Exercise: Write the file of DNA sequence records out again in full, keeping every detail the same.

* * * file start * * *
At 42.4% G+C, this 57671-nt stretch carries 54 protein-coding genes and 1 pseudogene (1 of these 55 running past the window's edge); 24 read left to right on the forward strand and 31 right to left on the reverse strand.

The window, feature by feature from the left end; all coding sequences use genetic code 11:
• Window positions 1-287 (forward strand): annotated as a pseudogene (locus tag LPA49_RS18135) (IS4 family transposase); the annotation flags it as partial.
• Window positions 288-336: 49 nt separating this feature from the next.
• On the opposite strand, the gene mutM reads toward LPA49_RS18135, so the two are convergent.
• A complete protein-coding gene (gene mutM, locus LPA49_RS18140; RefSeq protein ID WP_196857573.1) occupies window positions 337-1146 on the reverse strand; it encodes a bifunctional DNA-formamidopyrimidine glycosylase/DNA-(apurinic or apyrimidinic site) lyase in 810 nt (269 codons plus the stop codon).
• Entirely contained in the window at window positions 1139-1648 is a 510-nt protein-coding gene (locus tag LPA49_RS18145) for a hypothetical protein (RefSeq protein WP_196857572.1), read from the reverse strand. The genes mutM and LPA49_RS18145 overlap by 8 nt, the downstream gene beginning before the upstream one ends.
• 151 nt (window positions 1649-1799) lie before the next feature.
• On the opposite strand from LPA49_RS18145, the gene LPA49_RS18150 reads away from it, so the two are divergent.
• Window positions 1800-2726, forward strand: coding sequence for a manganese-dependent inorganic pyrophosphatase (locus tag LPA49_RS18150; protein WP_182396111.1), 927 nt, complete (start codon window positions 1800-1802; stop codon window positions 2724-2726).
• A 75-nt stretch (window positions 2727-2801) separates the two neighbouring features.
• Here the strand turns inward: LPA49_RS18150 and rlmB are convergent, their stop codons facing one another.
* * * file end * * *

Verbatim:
At 42.4% G+C, this 57671-nt stretch carries 54 protein-coding genes and 1 pseudogene (1 of these 55 running past the window's edge); 24 read left to right on the forward strand and 31 right to left on the reverse strand.

The window, feature by feature from the left end; all coding sequences use genetic code 11:
• Window positions 1-287 (forward strand): annotated as a pseudogene (locus tag LPA49_RS18135) (IS4 family transposase); the annotation flags it as partial.
• Window positions 288-336: 49 nt separating this feature from the next.
• On the opposite strand, the gene mutM reads toward LPA49_RS18135, so the two are convergent.
• A complete protein-coding gene (gene mutM, locus LPA49_RS18140; RefSeq protein ID WP_196857573.1) occupies window positions 337-1146 on the reverse strand; it encodes a bifunctional DNA-formamidopyrimidine glycosylase/DNA-(apurinic or apyrimidinic site) lyase in 810 nt (269 codons plus the stop codon).
• Entirely contained in the window at window positions 1139-1648 is a 510-nt protein-coding gene (locus tag LPA49_RS18145) for a hypothetical protein (RefSeq protein WP_196857572.1), read from the reverse strand. The genes mutM and LPA49_RS18145 overlap by 8 nt, the downstream gene beginning before the upstream one ends.
• 151 nt (window positions 1649-1799) lie before the next feature.
• On the opposite strand from LPA49_RS18145, the gene LPA49_RS18150 reads away from it, so the two are divergent.
• Window positions 1800-2726, forward strand: coding sequence for a manganese-dependent inorganic pyrophosphatase (locus tag LPA49_RS18150; protein WP_182396111.1), 927 nt, complete (start codon window positions 1800-1802; stop codon window positions 2724-2726).
• A 75-nt stretch (window positions 2727-2801) separates the two neighbouring features.
• Here the strand turns inward: LPA49_RS18150 and rlmB are convergent, their stop codons facing one another.